Recent developments among Detroit’s elected leaders have only added to the sense that significant changes in the city are perhaps even preferable. Two of the nine City Council members have resigned. (One said he was leaving to work for the emergency manager’s office.) Then, Charles Pugh, the Council president, had his salary stopped and power stripped by Mr. Orr after the councilman abruptly stopped showing up for meetings and disappeared from public view.

“Where Is Charles Pugh?” a headline at the top of the front page of The Detroit Free Press asked.
“For a lot of people, I think city government has become a nonentity here,” said Kurt Metzger, the director of Data Driven Detroit, which tracks demographic, economic and housing trends in the region. “People almost feel like the city goes on in spite of city government — that city government in this case certainly doesn’t define the city — and that affects how they’re feeling about what comes next.”

Recently, Mr. Orr indicated that Detroit was getting out of the business of electricity distribution. An independent authority is already planning to take control of the city’s streetlights, 40 percent of which, Mr. Orr’s office said, were not working in recent months. Similar handoffs are being weighed for the water and sewer services, and possibly more.

While many who have been through municipal bankruptcies say such moves often mean more budget cuts to city services, Mr. Orr has called for spending about $1.25 billion over the next 10 years on improving city infrastructure and services, including the police. Last week, James Craig, Mr. Orr’s choice for police chief, arrived to face a city that had seen five chiefs in as many years and had the highest rate of violent crime in 2012 of any city with more than 200,000 residents, according to a report by Mr. Orr.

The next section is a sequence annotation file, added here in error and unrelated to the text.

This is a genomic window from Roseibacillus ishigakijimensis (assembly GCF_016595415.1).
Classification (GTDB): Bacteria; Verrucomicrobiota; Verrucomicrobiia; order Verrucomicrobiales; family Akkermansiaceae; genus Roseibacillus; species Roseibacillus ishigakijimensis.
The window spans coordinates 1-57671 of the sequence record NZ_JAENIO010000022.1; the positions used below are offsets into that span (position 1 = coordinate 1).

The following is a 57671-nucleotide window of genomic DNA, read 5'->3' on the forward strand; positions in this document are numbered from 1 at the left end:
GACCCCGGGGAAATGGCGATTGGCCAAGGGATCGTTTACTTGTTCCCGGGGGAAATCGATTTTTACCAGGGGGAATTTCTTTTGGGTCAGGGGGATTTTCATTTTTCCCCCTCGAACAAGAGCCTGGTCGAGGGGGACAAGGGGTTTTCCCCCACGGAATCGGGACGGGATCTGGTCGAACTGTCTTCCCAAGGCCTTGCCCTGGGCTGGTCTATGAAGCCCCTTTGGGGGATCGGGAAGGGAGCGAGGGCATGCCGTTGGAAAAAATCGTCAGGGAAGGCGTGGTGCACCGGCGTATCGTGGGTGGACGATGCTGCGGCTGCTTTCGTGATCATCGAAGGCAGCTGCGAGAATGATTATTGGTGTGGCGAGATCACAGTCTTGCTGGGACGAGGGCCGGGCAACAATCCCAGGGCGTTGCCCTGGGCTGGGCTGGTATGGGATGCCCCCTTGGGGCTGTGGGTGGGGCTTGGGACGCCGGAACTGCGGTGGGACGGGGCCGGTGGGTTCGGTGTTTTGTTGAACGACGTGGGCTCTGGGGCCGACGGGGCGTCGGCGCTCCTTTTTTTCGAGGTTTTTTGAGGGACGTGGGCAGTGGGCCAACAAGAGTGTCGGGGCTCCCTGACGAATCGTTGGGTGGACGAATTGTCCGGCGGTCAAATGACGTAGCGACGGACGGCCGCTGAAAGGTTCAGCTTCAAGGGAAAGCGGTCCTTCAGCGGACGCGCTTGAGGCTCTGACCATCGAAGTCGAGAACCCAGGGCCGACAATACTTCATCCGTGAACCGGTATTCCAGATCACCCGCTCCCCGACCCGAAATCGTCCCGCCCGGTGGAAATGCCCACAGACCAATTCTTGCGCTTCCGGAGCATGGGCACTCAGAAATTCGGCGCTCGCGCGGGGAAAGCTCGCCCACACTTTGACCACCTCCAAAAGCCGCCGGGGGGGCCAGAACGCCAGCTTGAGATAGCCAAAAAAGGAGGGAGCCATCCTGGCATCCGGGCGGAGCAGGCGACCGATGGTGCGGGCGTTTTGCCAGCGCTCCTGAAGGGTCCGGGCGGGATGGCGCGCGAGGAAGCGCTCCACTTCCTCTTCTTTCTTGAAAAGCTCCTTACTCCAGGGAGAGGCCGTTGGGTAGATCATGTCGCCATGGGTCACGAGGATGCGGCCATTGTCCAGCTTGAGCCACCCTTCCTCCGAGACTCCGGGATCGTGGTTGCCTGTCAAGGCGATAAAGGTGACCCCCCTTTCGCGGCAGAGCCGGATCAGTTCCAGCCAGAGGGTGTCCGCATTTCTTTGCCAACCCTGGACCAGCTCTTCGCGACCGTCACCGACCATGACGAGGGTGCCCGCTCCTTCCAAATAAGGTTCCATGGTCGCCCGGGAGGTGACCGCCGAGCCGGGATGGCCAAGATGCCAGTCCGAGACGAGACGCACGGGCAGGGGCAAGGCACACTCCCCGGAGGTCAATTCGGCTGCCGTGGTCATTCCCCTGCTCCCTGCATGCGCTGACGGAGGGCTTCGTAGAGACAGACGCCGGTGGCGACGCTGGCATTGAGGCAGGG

“Whatever the solution is — a negotiated plan or a bankruptcy proceeding — the end result is going to be better services,” Bill Nowling, Mr. Orr’s spokesman, said. “This is all about getting Detroit strong, viable and solvent.”

Frank Ponder, 45, who works at a hospital here, said major changes in the city, even bankruptcy, now seem all but certain. “Everybody had all these ideas about saving Detroit, and nobody’s ideas actually worked,” he said. “At a certain point, you have to stop fooling yourself.”

The East Side house in which Mr. Ponder lives, once owned by his grandmother, is the only one on his block that appears to be occupied. He has been saving money for years in hopes of moving this fall to a suburb, Warren — and he expects to just walk away.

“What can you do?” he said. “Sell it? On that block?”

While corporations announced this year that they would donate money to the city in part to lease new emergency vehicles, there have been times in 2013, the authorities acknowledge, when only 10 to 14 of Detroit’s 36 ambulances have actually been in service. Some of the city’s emergency medical service vehicles have as many as 300,000 miles on them, so they tend to break down.

All this helps explain why Mr. Ponder said he, as so many here, would try to get himself to a hospital before seeking help from Detroit.

“If you have a heart attack, you’re dead,” he said. “There is no such thing around here as ‘in case of emergency.’ ”